In 2022 our sights are set on the Northwest passage. This will be the first attempt by an American Small Boat, in company of two others, to do an East/West transit of the passage. We are partnering with specific universities and researchers to provide a unique platform for study climate and biological research along the way.
The East to West journey is particularly challenging for ice flows. Each year there are yachts that attempt this transit, but few succeed due to weather and the ever-changing ice flows. It’s a gamble every time, and you can draw as busted hand on a glacier that was dealt 10,000 years ago. The Northwest Passage has always been a subject of myth and legend and has been the Holy Grail of maritime trade routes, the Ice has always been the issue and still is today. In recent years, with climate change, there has been less Arctic Sea ice, increasing the probabilities that the passage will be open to smaller boats.
SUEZ CANAL TRANSIT
Only two major sea routes have been created by Man. The Suez Canal, that was completed in 1869 and the Panama Canal, completed in 1914. Both of these were major engineering marvels of their times and would be great accomplishments even if built today.
The Suez Canal was built by the Suez Canal Company beginning in 1859 and ending in 1869. The Canal officially opened on November 17th, 1869. Since its opening it has become a major part of international Trade routes. Joining the Mediterranean and the red Sea has dramatically reduced the distance between the North Atlantic and The Indian Ocean, thereby improving access to Europe from Asia and vice versa. The route through the canal saves many thousands of miles on a voyage and eliminates the need to round the Southern tip of Africa. Geographically, it forms the unofficial border between the Asian Continent and The African Continent. The Suez Canal traverses a region of the world rich in culture and history. It connects the Holy Land to the Seas plied by Sindbad the sailor.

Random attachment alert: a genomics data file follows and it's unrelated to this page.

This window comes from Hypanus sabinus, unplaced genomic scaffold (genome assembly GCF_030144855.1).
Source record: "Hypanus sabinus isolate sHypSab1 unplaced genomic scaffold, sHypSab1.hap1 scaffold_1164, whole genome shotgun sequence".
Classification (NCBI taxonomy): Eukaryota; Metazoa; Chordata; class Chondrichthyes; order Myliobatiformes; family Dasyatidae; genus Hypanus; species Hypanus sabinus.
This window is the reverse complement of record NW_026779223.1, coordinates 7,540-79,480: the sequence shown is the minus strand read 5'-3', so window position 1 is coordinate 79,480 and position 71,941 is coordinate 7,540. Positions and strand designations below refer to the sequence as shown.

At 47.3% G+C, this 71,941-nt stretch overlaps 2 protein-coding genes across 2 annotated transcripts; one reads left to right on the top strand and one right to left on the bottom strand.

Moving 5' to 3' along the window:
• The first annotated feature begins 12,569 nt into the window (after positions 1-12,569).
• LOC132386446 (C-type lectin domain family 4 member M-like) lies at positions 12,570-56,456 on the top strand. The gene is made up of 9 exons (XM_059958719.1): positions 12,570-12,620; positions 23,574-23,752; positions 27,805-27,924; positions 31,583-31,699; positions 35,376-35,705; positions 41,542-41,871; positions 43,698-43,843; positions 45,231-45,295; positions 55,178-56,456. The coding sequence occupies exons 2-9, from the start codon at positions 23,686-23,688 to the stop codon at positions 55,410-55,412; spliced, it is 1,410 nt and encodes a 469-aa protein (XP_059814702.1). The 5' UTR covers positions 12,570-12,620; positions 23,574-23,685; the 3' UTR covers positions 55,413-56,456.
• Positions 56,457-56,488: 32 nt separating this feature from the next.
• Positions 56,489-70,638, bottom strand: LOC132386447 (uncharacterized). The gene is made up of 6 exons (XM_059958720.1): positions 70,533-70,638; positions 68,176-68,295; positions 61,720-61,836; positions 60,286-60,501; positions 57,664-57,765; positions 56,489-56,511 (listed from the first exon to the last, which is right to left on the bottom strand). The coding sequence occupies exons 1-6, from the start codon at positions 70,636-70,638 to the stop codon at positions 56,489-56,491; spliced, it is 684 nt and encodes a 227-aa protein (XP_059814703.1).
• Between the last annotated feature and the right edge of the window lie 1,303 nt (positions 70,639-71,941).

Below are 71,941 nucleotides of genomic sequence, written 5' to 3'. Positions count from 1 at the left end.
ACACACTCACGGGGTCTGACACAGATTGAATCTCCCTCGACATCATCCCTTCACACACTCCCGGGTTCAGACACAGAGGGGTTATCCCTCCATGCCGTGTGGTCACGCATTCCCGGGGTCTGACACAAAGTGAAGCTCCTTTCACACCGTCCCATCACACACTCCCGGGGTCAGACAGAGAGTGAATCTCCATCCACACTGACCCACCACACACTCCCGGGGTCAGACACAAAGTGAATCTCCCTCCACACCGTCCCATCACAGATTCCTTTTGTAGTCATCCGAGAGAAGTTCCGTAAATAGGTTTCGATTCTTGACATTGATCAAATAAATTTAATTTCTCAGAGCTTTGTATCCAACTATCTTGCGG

Libra will begin her Suez Canal Expedition in the Mediterranean waters off the coast of Tel Aviv, Israel, striking a course for the northern end of the Canal, at Port Said. From there we will complete a North to South transit coming out into the Red Sea at Port Tewfik 193 kilometers later. During this expedition you will witness the history and the processes of how the canal works and how it came to be. We will have an Egyptian national onboard to smooth this process as required by law.
Once the transit is complete, we will visit historical and cultural sites by sail. Highlights of this trip include avoiding gunfire from shore and trying not to go broke bribing every manager and official along the Canal. It can be a real Indiana Jones kind of an adventure!
All of our passages are more adventure than most can handle in the information age. But if you are looking for that next level twist, join us for an Expedition level passage. You will never eat white bread again!